Ever wonder how we bring you the news each night? We're pulling the curtain back to let you see 69 News behind the scenes.
"3, 2, 1..."
It's "T-Minus 5" in the WMFZ Control Room -- just seconds to go before the 6:00 news goes live.
If this was an orchestra, Brett Schutter would be its conductor.
"Standby [Camera] Two, Rob's mic."
He navigates an endless maze of buttons, machines, and monitors.
"Everything will come through here," said Schutter. "All cameras, graphics, sound."
But this newscast is actually the end of the day for the man who put it all together, producer Dan Rinkus. Dan's day starts early, at our morning editorial meeting. By 10 a.m., he is already putting together the 6:00 news.
"We generally write the bulk of the show and decide how it runs and what runs where, and what the viewers see and what kind of graphics they're looking at," said Rinkus. "So it's a pretty important job. It's not one people see a lot of, but it's a good one to have."
But news can no longer wait until 6:00. While reporter crews are heading out in the field, web producer Nancy Dougherty is already posting news to our website, Twitter, and Facebook -- as it happens.
"If a wreck happens or an accident or a fatal, we hear about, you have to be ready to move right then," she said, "because your competitors will be doing the same thing."
The technology we use has also changed dramatically. For instance, forget paper. Our news anchors now use iPads to read their scripts. Reporters also used tablets to write scripts in the field.
And those lumbering live vans we've used since the 1970s are gradually getting replaced by backpacks that use cell phone signals to bring you live reports from almost anywhere.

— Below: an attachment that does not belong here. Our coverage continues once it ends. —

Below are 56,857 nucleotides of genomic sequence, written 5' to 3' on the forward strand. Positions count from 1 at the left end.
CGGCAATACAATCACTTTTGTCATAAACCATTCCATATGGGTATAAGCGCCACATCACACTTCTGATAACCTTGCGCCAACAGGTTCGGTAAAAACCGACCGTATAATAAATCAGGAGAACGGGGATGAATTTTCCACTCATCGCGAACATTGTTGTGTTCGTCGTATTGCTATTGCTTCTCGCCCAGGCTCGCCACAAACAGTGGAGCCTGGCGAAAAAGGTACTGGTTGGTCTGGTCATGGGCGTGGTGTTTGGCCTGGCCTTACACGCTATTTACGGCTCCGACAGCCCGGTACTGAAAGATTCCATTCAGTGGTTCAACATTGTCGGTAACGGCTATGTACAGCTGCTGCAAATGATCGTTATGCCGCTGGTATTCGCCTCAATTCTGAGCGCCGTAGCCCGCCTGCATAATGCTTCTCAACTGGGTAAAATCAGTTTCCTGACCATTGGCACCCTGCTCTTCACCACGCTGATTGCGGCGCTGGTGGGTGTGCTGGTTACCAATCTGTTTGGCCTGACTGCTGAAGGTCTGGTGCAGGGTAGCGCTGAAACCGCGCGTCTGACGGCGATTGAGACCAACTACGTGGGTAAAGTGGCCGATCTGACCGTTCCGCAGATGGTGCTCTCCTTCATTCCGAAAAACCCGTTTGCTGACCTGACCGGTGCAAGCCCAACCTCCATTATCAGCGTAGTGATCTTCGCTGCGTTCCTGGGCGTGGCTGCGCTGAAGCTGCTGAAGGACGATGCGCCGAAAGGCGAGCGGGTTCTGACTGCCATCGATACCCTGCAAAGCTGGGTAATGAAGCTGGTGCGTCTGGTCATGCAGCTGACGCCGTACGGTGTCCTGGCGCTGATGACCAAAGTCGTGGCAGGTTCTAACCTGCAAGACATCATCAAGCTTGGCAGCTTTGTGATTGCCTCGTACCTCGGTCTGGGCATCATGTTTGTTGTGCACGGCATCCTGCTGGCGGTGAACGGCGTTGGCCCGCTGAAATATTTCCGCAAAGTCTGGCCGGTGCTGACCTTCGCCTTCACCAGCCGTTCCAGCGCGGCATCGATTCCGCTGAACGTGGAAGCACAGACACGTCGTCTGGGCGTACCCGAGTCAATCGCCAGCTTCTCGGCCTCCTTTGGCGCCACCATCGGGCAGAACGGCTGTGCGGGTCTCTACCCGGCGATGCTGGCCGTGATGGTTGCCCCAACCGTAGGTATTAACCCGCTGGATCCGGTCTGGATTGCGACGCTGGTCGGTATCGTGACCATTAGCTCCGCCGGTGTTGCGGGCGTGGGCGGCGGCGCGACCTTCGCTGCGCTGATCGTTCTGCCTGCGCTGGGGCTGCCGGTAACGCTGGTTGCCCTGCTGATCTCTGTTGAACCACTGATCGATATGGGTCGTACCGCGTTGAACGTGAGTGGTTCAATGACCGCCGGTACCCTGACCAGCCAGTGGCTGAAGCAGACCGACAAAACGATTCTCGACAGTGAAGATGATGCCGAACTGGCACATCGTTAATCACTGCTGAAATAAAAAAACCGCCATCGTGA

Also gone? Videotape. Today, stories are shot on data cards and edited on laptops.
"So much has changed over the last number of years," said longtime WFMZ meteorologist Ed Hanna.
Those changes certainly includes how we forecast the weather.
"You'd go all the way back to the time when [weather maps] would be hand drawings," said Hanna. "And then, when it came along, to have the magnets on a metal board."
Today, our meteorologists stand in front of a green screen. Their images are superimposed onto computerized maps that can take hours to create.
"We put it together, and then often times, after we put it together, we change or tweak," said Hanna.
Back in the newsroom, the rundown Dan Rinkus has been working on all day can suddenly go out the window at the last minute.
"You'll have something happen, whether it's a homicide or a car accident," he said. "There are times when you've literally just told an anchor or a reporter something in their ear. It's all very dramatic, and then when it gets on the air, it's just another story."
So the next time you tune into "just another story," you'll know all the conductors who put this finely tuned symphony on the air.